They teach you to be proud and unbending in honest failure, but humble and gentle in success, not to substitute words for actions, not to seek the path of comfort, but to face the stress and spur of difficulty and challenge; to learn to stand up in the storm but to have compassion on those who fail;
To master yourself before you seek to master others; to have a heart that is clean, a goal that is high; to learn to laugh yet never forget how to weep; to reach into the future yet never neglect the past; to be serious yet never to take yourself too seriously; to be modest so that you will remember the simplicity of true greatness, the open mind of true wisdom, the meekness of true strength.
They give you a temper of the will, a quality of the imagination, a vigor of the emotions, a freshness of the deep springs of life, a temperamental predominance of courage over timidity, an appetite for adventure over love of ease.
They create in your heart the sense of wonder, the unfailing hope of what next, and the joy and inspiration of life. They teach you in this way to be an officer and a gentleman.
And what sort of soldiers are those you are to lead? Are they reliable, are they brave, are they capable of victory? Their story is known to all of you; it is the story of the American man-at-arms.
My estimate of him was formed on the battlefield many years ago, and has never changed. I regarded him then as I regard him now-as one of the world's noblest figures, not only as one of the finest military characters, but also as one of the most stainless. His name and tame are the birthright of every American citizen. In his youth and strength, his love and loyalty, he gave all that mortality can give.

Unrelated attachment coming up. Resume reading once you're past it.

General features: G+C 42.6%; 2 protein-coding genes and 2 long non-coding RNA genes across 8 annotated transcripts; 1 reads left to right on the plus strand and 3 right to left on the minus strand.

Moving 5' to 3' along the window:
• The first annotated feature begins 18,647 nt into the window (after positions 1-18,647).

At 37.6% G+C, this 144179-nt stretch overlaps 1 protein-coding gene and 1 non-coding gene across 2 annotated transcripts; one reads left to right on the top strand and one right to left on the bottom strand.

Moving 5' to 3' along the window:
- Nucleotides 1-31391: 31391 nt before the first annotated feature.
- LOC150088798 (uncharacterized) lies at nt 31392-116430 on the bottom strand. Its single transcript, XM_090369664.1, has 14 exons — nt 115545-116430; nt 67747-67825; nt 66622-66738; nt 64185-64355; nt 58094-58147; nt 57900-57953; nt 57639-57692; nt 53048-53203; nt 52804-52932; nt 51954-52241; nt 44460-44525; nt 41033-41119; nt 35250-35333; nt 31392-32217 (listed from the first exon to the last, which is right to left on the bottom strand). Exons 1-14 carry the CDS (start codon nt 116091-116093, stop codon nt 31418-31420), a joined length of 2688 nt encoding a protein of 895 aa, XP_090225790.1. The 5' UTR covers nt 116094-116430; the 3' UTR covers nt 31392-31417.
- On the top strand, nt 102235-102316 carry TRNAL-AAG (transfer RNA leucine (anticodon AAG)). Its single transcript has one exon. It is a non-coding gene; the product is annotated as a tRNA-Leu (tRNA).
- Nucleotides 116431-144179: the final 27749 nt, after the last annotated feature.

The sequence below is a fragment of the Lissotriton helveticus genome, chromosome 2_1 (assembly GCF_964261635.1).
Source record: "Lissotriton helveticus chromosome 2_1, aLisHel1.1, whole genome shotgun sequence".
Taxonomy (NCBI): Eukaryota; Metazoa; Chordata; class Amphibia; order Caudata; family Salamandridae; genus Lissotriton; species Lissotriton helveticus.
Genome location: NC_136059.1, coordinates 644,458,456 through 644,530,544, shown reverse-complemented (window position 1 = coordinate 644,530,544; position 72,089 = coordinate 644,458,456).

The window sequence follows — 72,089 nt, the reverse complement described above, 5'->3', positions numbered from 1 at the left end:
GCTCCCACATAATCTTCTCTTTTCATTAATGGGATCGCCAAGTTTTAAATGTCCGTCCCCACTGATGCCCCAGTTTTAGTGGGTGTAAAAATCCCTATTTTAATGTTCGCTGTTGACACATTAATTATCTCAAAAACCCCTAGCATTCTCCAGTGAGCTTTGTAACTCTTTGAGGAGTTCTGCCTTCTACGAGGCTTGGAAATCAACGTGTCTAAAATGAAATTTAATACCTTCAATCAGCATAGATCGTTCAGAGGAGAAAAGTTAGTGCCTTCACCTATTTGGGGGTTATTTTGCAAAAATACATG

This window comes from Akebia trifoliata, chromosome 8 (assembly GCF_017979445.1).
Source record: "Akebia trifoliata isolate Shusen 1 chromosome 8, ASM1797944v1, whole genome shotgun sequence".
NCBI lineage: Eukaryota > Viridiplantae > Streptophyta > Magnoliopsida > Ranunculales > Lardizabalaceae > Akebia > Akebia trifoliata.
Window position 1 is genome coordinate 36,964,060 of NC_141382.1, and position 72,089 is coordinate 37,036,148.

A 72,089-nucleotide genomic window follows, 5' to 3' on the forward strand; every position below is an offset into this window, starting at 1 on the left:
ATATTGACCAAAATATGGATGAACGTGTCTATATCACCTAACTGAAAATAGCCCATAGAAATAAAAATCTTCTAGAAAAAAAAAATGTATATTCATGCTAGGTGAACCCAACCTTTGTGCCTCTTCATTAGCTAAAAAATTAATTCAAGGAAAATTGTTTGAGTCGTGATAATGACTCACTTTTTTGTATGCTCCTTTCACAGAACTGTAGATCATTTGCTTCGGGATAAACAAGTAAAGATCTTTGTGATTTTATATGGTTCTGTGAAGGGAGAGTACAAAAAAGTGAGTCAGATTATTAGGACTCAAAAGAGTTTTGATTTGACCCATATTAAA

He needs no eulogy from me or from any other man. He was written his own history and written it in red on his enemy's breast. But when I think of his patience under adversity, of his courage under fire, and of his modesty in victory, I am filled with an emotion of admiration I cannot put into words.
He belongs to history as furnishing one of the greatest examples of successful patriotism; he belongs to posterity as the instructor of future generations in the principles of liberty and freedom; he belongs to the present, to us, by his virtues and by his achievements. In twenty campaigns, on a hundred battlefields, around a thousand campfires,
I have witnessed that enduring fortitude, that patriotic self-abnegation, and that invincible determination which have carved his status in the hearts of his people. From one end of the world to the other he has drained deep the chalice of courage.
As I listened to those songs of the glee club, in memory's eye I could see those staggering columns of the First World War, bending under soggy packs, on many a weary march from dripping dusk to drizzling dawn, slogging ankle deep through the mire of shell-shocked roads, to form grimly for the attack, blue-lipped, covered with sludge and mud, chilled by the wind and rain, driving home to their objective, and, for many, to the judgment seat of God.